"The Abundance" is a story of relationships in a family of accomplished people who haven't always put family first. It is also the story of how the matriarch's inoperable cancer changes those priorities. The topic has been covered plenty of times in books and movies, and yet, Amit Majmudar does it in a way that is unique and moving. Every page is full of exquisite writing like a metaphor comparing previously important information to old Scotch Tape that had lost its stickiness. He pokes gentle fun at anyone who has ever worked to learn a new language and, even after years, makes mistakes like "spic-or-span." He is masterful in his use of voice, nailing the speech and views of the protagonist's financially-driven son and career-driven daughter.

Thirty-something Majmudar takes a risk writing an entire novel in the first person point of view of an older dying woman. And he does a completely convincing job. He fleshes out his characters so authentically that it's easy to forget these are not real people. The protagonist faults herself for not staying true to the old ways yet silently criticizes her children for so readily dropping Indians traditions for American ones. As the year and the illness progress, her children and their families rally round, carving time from their mother's dwindling days. For Americans used to fast food and 24/7 connectivity, the unhurried pace and action may be a turn off. But if you take time to savor the lovely writing and the relationships that unfold, much like the protagonist's cooking, the final result is a beautiful, unforgettable literary feast.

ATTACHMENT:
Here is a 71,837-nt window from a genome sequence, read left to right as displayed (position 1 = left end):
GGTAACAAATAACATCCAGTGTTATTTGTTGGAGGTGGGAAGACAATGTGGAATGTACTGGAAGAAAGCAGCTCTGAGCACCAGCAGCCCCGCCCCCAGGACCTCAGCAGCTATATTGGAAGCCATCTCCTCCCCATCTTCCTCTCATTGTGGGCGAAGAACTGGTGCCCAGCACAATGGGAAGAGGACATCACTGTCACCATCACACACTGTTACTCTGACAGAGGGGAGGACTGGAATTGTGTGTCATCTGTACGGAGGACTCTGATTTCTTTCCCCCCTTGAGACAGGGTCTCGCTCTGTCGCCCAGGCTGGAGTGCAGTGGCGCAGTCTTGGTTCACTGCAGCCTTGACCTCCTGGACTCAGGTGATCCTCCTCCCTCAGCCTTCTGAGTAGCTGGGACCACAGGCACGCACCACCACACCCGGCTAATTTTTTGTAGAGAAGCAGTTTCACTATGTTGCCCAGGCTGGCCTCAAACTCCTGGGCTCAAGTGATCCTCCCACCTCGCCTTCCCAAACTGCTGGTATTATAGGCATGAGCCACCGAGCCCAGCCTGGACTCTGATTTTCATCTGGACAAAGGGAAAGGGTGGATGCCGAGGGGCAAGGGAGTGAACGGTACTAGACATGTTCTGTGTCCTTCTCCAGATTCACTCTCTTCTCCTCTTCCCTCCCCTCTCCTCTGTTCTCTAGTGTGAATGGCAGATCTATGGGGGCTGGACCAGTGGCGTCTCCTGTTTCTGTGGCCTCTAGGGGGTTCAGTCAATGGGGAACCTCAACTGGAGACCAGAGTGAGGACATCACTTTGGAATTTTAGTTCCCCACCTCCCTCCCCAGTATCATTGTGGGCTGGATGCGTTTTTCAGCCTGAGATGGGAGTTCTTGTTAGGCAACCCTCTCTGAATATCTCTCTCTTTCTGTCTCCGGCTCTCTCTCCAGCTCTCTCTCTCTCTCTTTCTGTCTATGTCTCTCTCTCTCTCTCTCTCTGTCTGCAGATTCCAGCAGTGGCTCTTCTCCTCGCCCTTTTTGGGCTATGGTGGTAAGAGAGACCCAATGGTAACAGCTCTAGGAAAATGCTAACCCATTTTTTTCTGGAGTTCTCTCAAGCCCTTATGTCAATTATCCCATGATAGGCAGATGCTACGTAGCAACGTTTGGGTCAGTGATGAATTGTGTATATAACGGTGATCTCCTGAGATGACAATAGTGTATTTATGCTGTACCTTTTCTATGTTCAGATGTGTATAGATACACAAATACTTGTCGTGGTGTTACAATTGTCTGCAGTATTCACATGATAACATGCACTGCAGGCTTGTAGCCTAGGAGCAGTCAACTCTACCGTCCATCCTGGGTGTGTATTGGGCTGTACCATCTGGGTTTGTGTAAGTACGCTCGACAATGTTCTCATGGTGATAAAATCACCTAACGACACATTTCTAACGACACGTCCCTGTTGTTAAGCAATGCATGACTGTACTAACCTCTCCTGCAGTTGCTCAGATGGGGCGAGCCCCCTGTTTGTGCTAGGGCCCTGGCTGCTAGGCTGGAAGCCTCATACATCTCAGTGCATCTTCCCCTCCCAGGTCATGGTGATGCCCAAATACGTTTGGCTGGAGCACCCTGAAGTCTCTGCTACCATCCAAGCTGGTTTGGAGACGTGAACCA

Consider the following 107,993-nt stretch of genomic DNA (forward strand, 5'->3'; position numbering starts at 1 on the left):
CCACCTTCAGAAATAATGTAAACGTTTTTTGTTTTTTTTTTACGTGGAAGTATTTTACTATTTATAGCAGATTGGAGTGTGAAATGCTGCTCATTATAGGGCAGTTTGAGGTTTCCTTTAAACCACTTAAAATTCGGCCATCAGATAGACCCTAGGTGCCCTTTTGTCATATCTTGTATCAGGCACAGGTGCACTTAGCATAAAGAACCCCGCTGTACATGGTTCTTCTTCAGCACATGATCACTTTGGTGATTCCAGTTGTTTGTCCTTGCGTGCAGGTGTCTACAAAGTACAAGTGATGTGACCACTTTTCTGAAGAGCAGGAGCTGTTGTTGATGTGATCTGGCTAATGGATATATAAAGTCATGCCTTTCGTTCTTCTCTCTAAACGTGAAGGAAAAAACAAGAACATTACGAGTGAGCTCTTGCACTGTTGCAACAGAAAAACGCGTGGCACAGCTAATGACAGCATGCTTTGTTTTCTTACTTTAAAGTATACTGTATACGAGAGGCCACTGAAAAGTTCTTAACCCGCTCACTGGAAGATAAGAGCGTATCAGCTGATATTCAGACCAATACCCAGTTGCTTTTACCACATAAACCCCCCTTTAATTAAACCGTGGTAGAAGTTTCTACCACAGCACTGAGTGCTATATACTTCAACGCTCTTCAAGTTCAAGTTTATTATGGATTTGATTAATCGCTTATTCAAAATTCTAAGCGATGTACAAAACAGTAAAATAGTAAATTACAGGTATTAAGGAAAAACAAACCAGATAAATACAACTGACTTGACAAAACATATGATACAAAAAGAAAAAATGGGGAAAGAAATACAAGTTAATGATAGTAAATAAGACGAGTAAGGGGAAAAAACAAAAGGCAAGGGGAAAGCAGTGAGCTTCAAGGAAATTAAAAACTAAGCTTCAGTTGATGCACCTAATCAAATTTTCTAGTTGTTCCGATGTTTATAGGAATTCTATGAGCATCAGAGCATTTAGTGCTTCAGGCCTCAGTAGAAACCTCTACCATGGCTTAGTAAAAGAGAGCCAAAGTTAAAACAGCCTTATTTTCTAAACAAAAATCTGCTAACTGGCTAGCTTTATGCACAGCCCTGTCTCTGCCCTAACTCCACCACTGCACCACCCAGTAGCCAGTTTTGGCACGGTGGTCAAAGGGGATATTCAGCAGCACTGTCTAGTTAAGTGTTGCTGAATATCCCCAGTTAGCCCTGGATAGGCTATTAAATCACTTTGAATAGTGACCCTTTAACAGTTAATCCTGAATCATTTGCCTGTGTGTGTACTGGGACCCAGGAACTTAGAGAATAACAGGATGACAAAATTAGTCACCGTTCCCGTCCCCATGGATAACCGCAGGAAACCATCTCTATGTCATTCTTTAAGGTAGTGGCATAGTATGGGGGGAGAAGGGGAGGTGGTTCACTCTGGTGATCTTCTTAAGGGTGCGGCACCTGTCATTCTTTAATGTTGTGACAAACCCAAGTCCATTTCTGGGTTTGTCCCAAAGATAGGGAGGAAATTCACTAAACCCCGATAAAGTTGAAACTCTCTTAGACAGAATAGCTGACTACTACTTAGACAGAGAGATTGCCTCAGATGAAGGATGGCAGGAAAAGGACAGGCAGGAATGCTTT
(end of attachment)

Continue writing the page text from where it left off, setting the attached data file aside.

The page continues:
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Format: Hardcover
Mala and Ronak's mother has a secret. She has terminal cancer. However is does not want her children to know as she does not want to ruin their visit home. She does not do a good job of hiding her secret. Once Mala and Ronak find out, they decide to spend more time with their mother. For Mala this means learning how to cook traditional Indian food. For Ronak, he pays a crew to plant his mother's garden as she can not get out to do it herself.